The Fine Art of Literary Fist-Fighting

Lee Gutkind


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Yale University Press
5 March 2024
ISBN: 9780300251159
304 pages

From the publisher

An account of the emergence of creative nonfiction, written by the “godfather” of the genre
“When [Gutkind] stops to look back on his own evolving perspective . . . [and] reflects upon his writing career, the choices he made . . . he puts himself, and us, right back in the moment—and the results are vivid, ambiguous, emotionally resonant, fascinating.”—Lucas Mann, Washington Post
In the 1970s, Lee Gutkind, a leather-clad hippie motorcyclist and former public relations writer, fought his way into the academy. Then he took on his colleagues. His goal: to make creative nonfiction an accepted academic discipline, one as vital as poetry, drama, and fiction. In this book Gutkind tells the true story of how creative nonfiction became a leading genre for both readers and writers.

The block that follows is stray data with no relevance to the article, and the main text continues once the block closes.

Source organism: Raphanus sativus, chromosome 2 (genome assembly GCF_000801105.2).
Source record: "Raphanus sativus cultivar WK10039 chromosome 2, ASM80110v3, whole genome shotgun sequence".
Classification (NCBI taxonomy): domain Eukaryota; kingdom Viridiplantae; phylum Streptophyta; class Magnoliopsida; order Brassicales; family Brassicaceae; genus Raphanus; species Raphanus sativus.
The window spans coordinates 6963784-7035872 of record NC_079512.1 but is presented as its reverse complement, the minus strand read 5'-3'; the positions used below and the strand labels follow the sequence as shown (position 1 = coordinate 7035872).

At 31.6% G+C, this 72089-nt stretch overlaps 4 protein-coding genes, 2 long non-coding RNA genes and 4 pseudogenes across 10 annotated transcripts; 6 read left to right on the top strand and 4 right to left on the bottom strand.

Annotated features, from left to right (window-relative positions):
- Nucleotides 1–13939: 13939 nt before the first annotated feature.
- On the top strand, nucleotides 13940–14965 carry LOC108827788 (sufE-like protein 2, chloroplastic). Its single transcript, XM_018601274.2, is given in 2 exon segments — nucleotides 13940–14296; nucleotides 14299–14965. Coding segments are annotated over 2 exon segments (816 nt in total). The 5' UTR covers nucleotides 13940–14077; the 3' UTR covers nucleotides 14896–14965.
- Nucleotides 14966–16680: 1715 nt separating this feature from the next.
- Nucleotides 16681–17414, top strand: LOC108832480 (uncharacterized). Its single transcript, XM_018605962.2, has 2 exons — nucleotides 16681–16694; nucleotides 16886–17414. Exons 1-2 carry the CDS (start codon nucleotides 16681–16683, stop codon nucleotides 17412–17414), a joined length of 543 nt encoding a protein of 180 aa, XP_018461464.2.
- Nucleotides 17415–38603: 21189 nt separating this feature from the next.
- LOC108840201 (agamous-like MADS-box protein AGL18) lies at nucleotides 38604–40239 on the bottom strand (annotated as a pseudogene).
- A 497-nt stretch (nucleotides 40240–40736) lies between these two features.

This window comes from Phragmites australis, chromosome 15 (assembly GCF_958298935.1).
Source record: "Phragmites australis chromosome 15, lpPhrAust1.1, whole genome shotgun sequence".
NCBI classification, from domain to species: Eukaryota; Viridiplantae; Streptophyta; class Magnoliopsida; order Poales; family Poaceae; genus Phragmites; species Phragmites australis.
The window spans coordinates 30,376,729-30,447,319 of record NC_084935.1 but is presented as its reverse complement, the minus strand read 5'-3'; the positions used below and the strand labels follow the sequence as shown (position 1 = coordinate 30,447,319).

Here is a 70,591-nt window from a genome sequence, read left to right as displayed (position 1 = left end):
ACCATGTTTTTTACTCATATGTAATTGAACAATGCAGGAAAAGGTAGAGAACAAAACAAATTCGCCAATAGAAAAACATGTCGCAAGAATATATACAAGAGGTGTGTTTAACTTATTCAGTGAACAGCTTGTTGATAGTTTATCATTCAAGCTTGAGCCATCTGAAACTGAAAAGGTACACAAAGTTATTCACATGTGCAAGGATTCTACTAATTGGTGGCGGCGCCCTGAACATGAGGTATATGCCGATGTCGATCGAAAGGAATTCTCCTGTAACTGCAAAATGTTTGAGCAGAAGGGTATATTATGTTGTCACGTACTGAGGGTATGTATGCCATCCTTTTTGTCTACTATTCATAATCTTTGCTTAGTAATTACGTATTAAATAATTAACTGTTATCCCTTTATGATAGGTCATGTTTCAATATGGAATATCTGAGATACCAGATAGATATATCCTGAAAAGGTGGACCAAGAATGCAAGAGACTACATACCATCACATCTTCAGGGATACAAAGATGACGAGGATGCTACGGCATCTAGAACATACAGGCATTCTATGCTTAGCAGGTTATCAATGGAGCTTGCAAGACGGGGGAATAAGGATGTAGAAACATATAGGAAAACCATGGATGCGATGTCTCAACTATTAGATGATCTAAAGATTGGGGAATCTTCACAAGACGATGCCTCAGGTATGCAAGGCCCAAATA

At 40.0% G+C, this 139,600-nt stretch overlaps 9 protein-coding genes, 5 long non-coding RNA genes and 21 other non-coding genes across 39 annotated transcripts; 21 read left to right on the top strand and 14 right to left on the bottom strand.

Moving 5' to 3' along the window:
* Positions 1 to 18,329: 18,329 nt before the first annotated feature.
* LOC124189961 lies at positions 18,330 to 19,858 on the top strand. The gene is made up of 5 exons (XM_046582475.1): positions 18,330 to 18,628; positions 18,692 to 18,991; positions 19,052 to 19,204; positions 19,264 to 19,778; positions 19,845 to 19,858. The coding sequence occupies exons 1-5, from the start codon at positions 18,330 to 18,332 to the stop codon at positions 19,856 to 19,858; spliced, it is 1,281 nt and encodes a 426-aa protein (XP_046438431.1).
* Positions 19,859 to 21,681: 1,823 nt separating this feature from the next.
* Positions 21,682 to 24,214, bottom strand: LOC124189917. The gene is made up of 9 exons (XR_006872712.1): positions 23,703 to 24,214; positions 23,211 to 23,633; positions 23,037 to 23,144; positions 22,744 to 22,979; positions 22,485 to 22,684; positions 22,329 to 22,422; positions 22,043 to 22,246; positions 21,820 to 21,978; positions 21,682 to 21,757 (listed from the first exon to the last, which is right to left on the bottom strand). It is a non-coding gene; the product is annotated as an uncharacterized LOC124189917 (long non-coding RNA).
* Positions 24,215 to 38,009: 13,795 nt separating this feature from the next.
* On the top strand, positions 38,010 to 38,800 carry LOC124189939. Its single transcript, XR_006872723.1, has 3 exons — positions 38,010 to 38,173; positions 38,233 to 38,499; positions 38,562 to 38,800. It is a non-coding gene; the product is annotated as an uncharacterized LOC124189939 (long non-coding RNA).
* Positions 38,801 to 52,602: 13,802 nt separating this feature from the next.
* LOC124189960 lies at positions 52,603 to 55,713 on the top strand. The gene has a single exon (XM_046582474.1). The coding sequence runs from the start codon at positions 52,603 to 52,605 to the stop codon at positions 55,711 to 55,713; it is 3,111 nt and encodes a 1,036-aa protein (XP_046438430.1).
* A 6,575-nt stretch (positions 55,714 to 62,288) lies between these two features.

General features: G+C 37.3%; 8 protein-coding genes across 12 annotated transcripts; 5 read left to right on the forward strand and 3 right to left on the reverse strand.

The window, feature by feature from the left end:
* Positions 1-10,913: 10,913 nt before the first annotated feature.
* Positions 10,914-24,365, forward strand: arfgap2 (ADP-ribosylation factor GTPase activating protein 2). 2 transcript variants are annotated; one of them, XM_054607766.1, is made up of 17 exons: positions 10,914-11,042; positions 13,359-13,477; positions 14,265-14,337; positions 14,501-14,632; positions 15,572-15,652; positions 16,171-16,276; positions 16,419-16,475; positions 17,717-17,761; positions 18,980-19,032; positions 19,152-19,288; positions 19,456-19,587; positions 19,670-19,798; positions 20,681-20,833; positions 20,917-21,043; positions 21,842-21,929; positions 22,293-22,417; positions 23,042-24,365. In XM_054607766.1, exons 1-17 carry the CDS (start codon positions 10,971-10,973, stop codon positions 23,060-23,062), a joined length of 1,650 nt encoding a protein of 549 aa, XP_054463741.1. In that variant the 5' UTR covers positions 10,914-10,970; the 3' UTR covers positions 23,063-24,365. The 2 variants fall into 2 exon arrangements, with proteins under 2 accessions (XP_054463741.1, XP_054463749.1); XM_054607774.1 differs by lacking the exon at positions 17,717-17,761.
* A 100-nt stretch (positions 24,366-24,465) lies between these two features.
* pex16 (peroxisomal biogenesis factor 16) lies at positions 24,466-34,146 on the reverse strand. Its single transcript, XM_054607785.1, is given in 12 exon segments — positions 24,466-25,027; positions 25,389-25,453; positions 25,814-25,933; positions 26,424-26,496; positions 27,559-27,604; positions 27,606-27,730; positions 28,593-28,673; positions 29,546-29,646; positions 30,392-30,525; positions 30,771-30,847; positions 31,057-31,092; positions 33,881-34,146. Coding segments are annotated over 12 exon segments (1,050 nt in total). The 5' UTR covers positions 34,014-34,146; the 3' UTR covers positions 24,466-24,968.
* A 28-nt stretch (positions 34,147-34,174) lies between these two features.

Creative nonfiction—true stories enriched by relevant ideas, insights, and intimacies—offered liberation to writers, allowing them to push their work in freewheeling directions. The genre also opened doors to outsiders—doctors, lawyers, construction workers—who felt they had stories to tell about their lives and experiences.
Gutkind documents the evolution of the genre, discussing the lives and work of such practitioners as Joan Didion, Tom Wolfe, Norman Mailer, James Baldwin, Zora Neale Hurston, Rachel Carson, Upton Sinclair, Janet Malcolm, and Vivian Gornick. Gutkind also highlights the ethics of writing creative nonfiction, including how writers handle the distinctions between fact and fiction.
Gutkind’s book narrates the story not just of a genre but of the person who brought it to the forefront of the literary and journalistic world.